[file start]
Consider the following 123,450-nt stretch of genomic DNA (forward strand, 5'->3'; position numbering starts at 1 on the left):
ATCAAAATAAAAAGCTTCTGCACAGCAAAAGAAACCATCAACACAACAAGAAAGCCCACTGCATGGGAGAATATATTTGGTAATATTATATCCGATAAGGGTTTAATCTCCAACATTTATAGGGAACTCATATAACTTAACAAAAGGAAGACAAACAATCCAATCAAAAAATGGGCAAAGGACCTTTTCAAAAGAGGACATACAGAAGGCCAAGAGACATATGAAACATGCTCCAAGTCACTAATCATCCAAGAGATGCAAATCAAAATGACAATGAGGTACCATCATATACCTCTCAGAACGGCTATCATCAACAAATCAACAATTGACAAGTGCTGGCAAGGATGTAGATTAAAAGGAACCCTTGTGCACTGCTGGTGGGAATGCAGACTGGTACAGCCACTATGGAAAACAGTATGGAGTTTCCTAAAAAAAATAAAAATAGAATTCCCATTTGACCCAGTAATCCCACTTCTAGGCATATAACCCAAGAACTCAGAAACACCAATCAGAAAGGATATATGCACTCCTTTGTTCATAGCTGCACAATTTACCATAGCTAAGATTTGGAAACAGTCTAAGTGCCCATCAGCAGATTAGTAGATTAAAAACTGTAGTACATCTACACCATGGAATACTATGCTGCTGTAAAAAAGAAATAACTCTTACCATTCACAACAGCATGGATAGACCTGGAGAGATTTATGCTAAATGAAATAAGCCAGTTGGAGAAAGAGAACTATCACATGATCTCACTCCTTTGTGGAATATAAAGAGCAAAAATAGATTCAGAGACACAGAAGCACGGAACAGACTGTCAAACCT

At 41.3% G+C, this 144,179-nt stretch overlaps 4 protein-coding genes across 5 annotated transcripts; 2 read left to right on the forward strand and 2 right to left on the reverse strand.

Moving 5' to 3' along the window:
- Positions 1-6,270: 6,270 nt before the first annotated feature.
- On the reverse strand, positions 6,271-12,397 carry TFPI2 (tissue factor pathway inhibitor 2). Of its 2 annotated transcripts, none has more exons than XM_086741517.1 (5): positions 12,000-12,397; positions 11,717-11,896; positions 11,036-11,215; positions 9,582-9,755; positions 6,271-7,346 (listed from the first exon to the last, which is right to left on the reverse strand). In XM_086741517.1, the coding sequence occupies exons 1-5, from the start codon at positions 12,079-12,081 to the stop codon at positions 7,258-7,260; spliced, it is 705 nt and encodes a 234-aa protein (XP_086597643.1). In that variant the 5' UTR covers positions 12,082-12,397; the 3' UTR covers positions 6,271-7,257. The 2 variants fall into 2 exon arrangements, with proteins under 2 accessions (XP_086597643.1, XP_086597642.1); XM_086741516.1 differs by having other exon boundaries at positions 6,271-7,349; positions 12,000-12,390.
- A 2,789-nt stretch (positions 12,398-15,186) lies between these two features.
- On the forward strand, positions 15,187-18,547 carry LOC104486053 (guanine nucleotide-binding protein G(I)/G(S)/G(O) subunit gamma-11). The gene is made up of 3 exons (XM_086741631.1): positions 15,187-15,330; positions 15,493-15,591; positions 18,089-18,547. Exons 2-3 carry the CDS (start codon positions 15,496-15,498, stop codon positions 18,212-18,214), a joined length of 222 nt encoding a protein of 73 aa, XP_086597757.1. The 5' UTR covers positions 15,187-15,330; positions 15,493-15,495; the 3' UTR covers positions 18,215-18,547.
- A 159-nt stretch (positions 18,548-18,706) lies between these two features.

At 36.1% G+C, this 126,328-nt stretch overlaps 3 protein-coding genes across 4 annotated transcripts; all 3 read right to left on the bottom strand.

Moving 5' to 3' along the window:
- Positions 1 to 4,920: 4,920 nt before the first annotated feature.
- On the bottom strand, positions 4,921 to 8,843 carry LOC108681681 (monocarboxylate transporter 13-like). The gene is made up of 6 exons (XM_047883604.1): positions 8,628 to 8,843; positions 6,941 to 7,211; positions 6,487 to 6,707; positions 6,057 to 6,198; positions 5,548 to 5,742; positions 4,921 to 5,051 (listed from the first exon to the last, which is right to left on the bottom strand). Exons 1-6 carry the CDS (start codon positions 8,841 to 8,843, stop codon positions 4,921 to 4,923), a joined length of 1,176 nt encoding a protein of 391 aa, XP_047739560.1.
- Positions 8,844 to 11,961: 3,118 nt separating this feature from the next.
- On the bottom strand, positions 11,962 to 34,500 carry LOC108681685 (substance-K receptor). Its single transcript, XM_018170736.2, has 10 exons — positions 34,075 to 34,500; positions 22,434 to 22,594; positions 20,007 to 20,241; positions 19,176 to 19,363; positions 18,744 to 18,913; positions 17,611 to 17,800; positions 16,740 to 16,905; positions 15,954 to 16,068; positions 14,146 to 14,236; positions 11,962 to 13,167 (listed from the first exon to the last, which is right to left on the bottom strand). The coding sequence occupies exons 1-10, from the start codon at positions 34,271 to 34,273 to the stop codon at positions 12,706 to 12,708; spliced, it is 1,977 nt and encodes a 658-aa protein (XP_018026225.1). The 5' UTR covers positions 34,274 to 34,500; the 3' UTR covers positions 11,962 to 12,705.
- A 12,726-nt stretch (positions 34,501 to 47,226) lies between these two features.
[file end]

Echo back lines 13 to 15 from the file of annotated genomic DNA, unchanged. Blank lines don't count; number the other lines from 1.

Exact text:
- On the bottom strand, positions 4,921 to 8,843 carry LOC108681681 (monocarboxylate transporter 13-like). The gene is made up of 6 exons (XM_047883604.1): positions 8,628 to 8,843; positions 6,941 to 7,211; positions 6,487 to 6,707; positions 6,057 to 6,198; positions 5,548 to 5,742; positions 4,921 to 5,051 (listed from the first exon to the last, which is right to left on the bottom strand). Exons 1-6 carry the CDS (start codon positions 8,841 to 8,843, stop codon positions 4,921 to 4,923), a joined length of 1,176 nt encoding a protein of 391 aa, XP_047739560.1.
- Positions 8,844 to 11,961: 3,118 nt separating this feature from the next.
- On the bottom strand, positions 11,962 to 34,500 carry LOC108681685 (substance-K receptor). Its single transcript, XM_018170736.2, has 10 exons — positions 34,075 to 34,500; positions 22,434 to 22,594; positions 20,007 to 20,241; positions 19,176 to 19,363; positions 18,744 to 18,913; positions 17,611 to 17,800; positions 16,740 to 16,905; positions 15,954 to 16,068; positions 14,146 to 14,236; positions 11,962 to 13,167 (listed from the first exon to the last, which is right to left on the bottom strand). The coding sequence occupies exons 1-10, from the start codon at positions 34,271 to 34,273 to the stop codon at positions 12,706 to 12,708; spliced, it is 1,977 nt and encodes a 658-aa protein (XP_018026225.1). The 5' UTR covers positions 34,274 to 34,500; the 3' UTR covers positions 11,962 to 12,705.